Are We Ready to Open the Country?
With the incredible economic toll that the coronavirus pandemic has taken on the American economy, the question of re-opening the economy seems like a logical one. After all, in January and February, the unemployment rate in the U.S. was at a historically-low 3.5%. As of today, it is over 16%, a rate not seen since the Great Depression. Millions of Americans have had their lives turned upside down and are now wondering where the money for their next mortgage or rent payment will come from, or money for food or utilities or anything else.
This startling realty, this economic catastrophe that has upended the lives of so many, is in stark contrast to the robust economy of only a few months ago. There are some economic experts who believe it could take up to 5 years to fully recover from the damage that the pandemic has done to the economy.
Contrast that with the president’s perspective, which calls for opening the economy as soon as possible and returning the country to the robust economy that we had as recently as February. Although he has left the actual decision-making to state governors, is a rapid return to “normal” a good idea? Is re-opening the country a good idea?
This question, unsurprising, has split the country upon party and ideological lines to some degree. Supporters of the president, and many conservatives, believe that the crisis is exaggerated and that we need to be re-opening all businesses and returning to life as it was in February.
Many Democrat leaders, including many city mayors, see a rapid return to “normalcy” and a rapid re-opening of the economy as a mistake because we risk a second “wave” of infections that may be worse than the first.
I would agree with those Democrats on this issue and here is why.
One Step Forward; Three Steps Back
The only reason that the death toll in America, as awful and high as it is, isn’t even far worse is because most Americans observed stay-at-home orders and have practiced social distancing, which has contained the spread of the coronavirus and COVID-19. Even with the widespread community infection and a death toll nearing 80,000, the projections from disease modelers only a month and a half ago were for numbers between a million and two million dead.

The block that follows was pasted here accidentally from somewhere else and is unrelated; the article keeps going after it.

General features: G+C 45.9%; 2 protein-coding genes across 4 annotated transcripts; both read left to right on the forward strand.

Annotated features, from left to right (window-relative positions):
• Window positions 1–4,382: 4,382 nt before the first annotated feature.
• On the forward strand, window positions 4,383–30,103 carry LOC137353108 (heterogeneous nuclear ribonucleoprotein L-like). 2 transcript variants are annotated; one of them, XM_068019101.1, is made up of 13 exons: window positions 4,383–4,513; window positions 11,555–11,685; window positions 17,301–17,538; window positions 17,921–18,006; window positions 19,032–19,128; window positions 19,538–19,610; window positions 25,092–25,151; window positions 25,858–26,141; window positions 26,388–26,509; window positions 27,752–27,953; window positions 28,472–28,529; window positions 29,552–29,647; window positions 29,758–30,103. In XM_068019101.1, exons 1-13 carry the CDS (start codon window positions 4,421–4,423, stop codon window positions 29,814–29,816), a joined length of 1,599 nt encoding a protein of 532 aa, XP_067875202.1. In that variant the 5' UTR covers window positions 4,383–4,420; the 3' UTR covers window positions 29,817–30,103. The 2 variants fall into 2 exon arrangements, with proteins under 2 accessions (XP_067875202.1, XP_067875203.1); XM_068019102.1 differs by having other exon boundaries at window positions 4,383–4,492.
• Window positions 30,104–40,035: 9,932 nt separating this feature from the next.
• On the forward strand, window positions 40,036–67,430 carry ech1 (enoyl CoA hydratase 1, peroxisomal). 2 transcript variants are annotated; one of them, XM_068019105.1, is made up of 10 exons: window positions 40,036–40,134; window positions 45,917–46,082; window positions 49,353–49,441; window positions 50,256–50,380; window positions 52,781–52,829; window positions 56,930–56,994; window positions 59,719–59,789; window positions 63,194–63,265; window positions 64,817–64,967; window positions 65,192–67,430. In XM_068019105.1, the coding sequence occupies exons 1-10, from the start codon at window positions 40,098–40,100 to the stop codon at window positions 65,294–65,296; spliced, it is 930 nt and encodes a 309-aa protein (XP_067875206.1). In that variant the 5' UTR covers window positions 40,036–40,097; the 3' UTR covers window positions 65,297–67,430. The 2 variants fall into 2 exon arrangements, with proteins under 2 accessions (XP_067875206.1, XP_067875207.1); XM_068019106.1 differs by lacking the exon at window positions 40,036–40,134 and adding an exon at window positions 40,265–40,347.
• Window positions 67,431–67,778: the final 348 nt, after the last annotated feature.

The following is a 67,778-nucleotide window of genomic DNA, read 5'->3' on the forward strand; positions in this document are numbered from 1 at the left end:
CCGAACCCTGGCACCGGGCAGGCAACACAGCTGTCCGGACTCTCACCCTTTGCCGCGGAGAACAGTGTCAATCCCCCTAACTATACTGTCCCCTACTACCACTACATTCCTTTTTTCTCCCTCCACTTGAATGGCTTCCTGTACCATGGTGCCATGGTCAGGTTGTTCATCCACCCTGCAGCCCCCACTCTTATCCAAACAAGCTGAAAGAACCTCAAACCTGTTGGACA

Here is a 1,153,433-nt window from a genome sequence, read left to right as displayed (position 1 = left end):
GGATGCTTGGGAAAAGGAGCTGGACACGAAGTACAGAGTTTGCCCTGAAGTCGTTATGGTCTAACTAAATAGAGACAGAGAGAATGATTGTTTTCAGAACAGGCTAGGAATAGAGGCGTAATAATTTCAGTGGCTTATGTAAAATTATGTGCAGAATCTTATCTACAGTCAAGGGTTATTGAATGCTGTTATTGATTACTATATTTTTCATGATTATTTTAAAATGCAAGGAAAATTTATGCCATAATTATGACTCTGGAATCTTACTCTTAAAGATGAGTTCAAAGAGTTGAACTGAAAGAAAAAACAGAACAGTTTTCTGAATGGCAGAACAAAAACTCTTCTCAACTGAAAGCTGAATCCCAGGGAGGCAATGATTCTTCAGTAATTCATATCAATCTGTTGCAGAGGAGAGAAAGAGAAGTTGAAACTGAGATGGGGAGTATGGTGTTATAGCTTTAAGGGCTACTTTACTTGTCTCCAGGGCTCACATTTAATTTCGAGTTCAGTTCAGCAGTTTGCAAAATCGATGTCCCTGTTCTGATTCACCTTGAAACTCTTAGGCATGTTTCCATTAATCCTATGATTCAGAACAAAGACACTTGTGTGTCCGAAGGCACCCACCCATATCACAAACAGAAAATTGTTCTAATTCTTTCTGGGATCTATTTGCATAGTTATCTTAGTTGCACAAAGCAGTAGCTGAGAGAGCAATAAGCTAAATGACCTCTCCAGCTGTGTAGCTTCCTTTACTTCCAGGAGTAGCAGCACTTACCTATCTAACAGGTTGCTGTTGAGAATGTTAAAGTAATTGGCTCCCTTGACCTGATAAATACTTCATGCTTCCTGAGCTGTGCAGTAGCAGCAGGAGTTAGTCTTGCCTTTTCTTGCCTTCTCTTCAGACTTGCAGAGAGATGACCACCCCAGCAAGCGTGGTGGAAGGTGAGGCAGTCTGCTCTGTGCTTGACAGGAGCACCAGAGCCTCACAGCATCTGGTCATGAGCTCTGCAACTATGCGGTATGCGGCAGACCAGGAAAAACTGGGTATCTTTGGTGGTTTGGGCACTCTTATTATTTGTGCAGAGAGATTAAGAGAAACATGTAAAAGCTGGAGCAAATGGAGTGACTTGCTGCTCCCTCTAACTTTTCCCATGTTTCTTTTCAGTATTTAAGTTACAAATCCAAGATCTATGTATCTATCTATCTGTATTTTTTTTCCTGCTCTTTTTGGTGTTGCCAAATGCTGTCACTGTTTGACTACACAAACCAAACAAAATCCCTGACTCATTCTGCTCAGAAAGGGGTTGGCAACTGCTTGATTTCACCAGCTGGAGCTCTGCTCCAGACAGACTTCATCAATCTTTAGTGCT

Granted, the number of fatalities will continue to increase over the coming month as many people hospitalized in ICU units will become among the casualties of this virus, but the numbers will not be what they would have been if we had maintained our “normal” lives. There was a very real reduction in the spread of the coronavirus because people, and state governments, took decisive action to contain it. The virus requires a “vector,” an infected person, to infect others. This happens through close contact, infected droplets in the air and touching contaminated surfaces. These methods of spreading the virus were all slowed down by making it more difficult for the virus to spread from one vector to another.
The question then becomes; do we give up these hard-fought gains? Do we negate all of the efforts made?
Yes, we have many people hurting right now, who face dire economic circumstances, or who are now on the unemployment rolls hoping to get some income, but what is the alternative? This becomes an economics versus life and death question. If we can offer people some assistance from state and federal government, to temporarily cover their expenses, or ask lenders to offer forgiveness of debts for awhile, isn’t that better than people facing critical illness or death?
That is where we stand in the course of this pandemic. A period of economic difficulty or increases in death; the latter almost certain.
Battling Two Illnesses at Once
The problem with potentially increasing the infection rate at this time is that much of the new sicknesses will correspond with the seasonal flu in the fall. This provides a multi-pronged problem. One is that people will not know whether they have the flu or COVID-19 and the other being two illnesses infecting millions of people simultaneously.
The seasonal flu normally kills tens of thousands of Americans annually. When hospitals are flooded with very ill flu patients at the same time that they are attempting to treat critically-ill COVID-19 patients, the situation quickly becomes overwhelming for the healthcare system. The capacity of hospitals is stressed much more quickly than it has been to date with COVID patients alone.
A new significant uptick in the numbers of infected people is very likely with a return to work, a return to barbers, salons, bars, restaurants and other gathering places for several people. Even with strict rules in place to help mitigate viral spread, people by their very nature make mistakes. Each mistake translates to another infection; or several. Very quickly, we will find ourselves in a crisis that eclipses the most recent one. And, the infection map will be more widespread; not just in major urban centers.
So, do we rush to return to normal? The short answer is no. This is not what the millions of Americans suddenly without jobs and income want to hear, but it is the only way we prevent millions of deaths, another even bigger hit to the economy, and congested hospitals that can’t treat all of the sick people.
Many leaders in the Democratic Party have this one right, including some Republican governors who want to take a slower approach, and this is the wise response. The president is a businessman and he sees the economic pain and toll that this pandemic has dealt to a thriving economy. We also need to consider the lives of countless more victims of this viral scourge. Reopening needs to be put on pause.